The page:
You’re an expert at what you do. You understand how your work fits into the bigger picture of your organization, you have the experience to know what to do in a variety of situations, and you know what it takes to deliver top results. You also likely have a well-worn, tested approach to how you get the work done, and that workflow is totally ingrained in your day-to-day approach to work. You’re as productive as anyone else in your organization, with the expertise to match, and you have the performance reviews to back it up.
Given all that…initiative work is a little different than your day-to-day work. The intent of initiatives is to change how things are done in your organization — to help that environment get better over time. This may involve updating a process, implementing a tool, increasing customer capabilities or some other way of improving the way your organization produces what it produces.
Most people get assigned to initiatives, and you’re just as appropriate as anyone else to be put in charge. After all, you’ve got the subject matter expertise. And the common belief is that subject matter expertise is the most important thing to know when it comes to managing an initiative. It’s also widely assumed that managing an initiative is so basic that it can be done in the midst of all the other day-to-day activities you have to do.
Historically, though, the track record of successfully delivering on initiatives has been pretty poor. And initiatives don’t always meet the mark in terms of the results they’re supposed to achieve. Clearly, subject matter expertise isn’t enough to ensure success.
To be fair, these kinds of initiatives are a fairly recent development, so anyone who’s climbed the chain prior to this may not have a clear sense of what initiatives are. They may call them initiatives, but they don’t have a specific process or tools to manage them. And since they don’t see that managing initiatives is something special, they wouldn’t even know why special processes or tools would be needed.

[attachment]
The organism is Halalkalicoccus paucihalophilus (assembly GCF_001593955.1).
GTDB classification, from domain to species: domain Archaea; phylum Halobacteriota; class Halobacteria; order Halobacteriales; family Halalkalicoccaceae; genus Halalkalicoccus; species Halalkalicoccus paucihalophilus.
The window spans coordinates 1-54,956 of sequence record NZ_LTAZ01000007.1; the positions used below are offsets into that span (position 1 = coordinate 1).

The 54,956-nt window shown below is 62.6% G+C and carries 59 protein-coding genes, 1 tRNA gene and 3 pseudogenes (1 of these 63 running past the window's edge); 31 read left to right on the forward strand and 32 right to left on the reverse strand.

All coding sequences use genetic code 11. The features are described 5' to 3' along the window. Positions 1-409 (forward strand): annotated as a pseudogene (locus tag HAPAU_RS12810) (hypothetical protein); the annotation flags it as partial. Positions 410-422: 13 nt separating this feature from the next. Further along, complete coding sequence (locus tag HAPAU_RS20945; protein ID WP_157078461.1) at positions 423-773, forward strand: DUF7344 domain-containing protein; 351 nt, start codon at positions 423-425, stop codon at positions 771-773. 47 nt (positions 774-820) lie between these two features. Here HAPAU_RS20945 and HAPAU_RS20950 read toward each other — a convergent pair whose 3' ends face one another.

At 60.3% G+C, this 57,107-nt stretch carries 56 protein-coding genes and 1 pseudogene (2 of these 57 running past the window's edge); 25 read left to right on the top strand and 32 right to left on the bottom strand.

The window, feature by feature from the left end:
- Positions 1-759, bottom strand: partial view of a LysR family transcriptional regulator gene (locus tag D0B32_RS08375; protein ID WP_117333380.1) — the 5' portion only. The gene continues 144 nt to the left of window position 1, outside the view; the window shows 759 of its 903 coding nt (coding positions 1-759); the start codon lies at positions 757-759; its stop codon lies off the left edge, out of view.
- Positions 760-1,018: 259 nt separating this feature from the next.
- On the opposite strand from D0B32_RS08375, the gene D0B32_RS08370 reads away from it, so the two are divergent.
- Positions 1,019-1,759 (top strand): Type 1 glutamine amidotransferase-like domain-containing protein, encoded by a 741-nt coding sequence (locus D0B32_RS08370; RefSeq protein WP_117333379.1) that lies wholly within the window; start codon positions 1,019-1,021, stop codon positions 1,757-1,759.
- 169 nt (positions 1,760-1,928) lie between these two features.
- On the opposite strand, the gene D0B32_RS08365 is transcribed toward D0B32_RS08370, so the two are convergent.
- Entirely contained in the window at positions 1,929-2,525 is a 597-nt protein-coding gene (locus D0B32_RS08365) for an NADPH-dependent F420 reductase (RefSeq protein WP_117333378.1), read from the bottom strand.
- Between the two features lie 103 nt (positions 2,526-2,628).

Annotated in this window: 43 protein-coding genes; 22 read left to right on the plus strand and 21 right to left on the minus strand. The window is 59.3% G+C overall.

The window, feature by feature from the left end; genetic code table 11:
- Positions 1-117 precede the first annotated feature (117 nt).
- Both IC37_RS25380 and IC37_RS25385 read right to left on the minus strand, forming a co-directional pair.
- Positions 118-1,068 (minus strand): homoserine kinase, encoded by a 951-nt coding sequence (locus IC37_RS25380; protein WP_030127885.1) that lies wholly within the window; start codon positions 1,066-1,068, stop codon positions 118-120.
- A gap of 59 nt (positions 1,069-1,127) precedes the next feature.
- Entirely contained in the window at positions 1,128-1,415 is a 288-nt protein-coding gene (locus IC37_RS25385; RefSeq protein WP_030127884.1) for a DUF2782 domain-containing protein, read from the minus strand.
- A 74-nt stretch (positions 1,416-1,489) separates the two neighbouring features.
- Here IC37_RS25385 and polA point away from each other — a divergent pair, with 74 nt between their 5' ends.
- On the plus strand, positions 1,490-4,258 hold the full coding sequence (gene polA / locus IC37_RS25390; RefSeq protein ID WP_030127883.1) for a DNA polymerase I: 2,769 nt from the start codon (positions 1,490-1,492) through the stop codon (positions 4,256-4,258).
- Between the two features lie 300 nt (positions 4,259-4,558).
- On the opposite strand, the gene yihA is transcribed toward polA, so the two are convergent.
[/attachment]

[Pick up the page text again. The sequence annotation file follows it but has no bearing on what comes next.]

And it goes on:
To understand why initiatives have to be managed differently than day-to-day work, let’s get back to the title of this post. A dog has a certain approach to digging up bones. They don’t take their time; they get after it, and they take it seriously. They’ll move their arms as fast as they can, throwing dirt everywhere, and they’re usually very successful at eventually uncovering that bone.
But would you let a dog dig up an ancient bone at an archeology site? They’re subject matter experts in uncovering bones. They’re efficient and effective at it. They would no doubt dig it up.
But they’d also rip into the ground and likely end up damaging the delicate artifact in the process. Instead, you’d probably choose an archeologist who also knows a lot about digging up bones but using a different approach.
In the same way, people assigned to manage initiatives need to use a different approach from their day-to-day workflow in order to be successful. You may be an expert in what you do and how to do it, but you might not be an expert in how to change it. Professionals do this work for a living. It’s an art and a science. You don’t need to become a professional, but you do need to recognize that it’s a high skill.
Just as a dog digging up a bone is doing different work than an archaeologist excavating a site, operational and initiative work are different. Operational work, the work you do every day, is repetitive, in the moment and very important. You can’t afford not to do it, and if it gets slowed down, you’ll be in trouble for it. It also typically involves a short timeframe.
Initiative work, on the other hand, usually stretches out over longer periods of time, as much as six weeks or more, and it doesn’t have to be done on a daily basis. You want to get it done, but the reality is, operational work will take priority. As a result, the timing on initiative work tends to get pushed out — and sometimes it won’t get done at all.